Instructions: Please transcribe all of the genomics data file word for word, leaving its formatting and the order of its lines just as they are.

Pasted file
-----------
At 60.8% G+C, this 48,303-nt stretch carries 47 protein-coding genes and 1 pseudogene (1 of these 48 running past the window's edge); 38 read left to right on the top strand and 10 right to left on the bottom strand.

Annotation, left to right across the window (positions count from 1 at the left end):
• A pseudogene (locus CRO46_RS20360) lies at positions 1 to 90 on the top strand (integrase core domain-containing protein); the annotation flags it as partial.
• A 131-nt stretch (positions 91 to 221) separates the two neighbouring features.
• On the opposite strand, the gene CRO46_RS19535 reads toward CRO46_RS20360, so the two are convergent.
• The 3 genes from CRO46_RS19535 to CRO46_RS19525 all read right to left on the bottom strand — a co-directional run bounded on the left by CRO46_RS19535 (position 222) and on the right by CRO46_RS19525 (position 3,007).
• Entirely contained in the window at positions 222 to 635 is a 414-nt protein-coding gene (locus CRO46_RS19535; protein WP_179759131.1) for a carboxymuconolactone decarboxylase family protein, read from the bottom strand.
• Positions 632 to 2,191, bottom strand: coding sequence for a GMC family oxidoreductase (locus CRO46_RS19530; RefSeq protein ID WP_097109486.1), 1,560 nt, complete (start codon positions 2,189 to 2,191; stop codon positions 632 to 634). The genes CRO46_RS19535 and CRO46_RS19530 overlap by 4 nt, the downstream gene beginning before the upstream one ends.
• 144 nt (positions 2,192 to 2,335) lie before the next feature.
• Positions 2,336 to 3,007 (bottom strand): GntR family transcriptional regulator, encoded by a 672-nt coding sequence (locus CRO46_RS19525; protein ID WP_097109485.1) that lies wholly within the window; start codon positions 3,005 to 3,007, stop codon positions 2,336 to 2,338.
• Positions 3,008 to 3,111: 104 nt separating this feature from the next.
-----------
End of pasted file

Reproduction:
At 60.8% G+C, this 48,303-nt stretch carries 47 protein-coding genes and 1 pseudogene (1 of these 48 running past the window's edge); 38 read left to right on the top strand and 10 right to left on the bottom strand.

Annotation, left to right across the window (positions count from 1 at the left end):
• A pseudogene (locus CRO46_RS20360) lies at positions 1 to 90 on the top strand (integrase core domain-containing protein); the annotation flags it as partial.
• A 131-nt stretch (positions 91 to 221) separates the two neighbouring features.
• On the opposite strand, the gene CRO46_RS19535 reads toward CRO46_RS20360, so the two are convergent.
• The 3 genes from CRO46_RS19535 to CRO46_RS19525 all read right to left on the bottom strand — a co-directional run bounded on the left by CRO46_RS19535 (position 222) and on the right by CRO46_RS19525 (position 3,007).
• Entirely contained in the window at positions 222 to 635 is a 414-nt protein-coding gene (locus CRO46_RS19535; protein WP_179759131.1) for a carboxymuconolactone decarboxylase family protein, read from the bottom strand.
• Positions 632 to 2,191, bottom strand: coding sequence for a GMC family oxidoreductase (locus CRO46_RS19530; RefSeq protein ID WP_097109486.1), 1,560 nt, complete (start codon positions 2,189 to 2,191; stop codon positions 632 to 634). The genes CRO46_RS19535 and CRO46_RS19530 overlap by 4 nt, the downstream gene beginning before the upstream one ends.
• 144 nt (positions 2,192 to 2,335) lie before the next feature.
• Positions 2,336 to 3,007 (bottom strand): GntR family transcriptional regulator, encoded by a 672-nt coding sequence (locus CRO46_RS19525; protein ID WP_097109485.1) that lies wholly within the window; start codon positions 3,005 to 3,007, stop codon positions 2,336 to 2,338.
• Positions 3,008 to 3,111: 104 nt separating this feature from the next.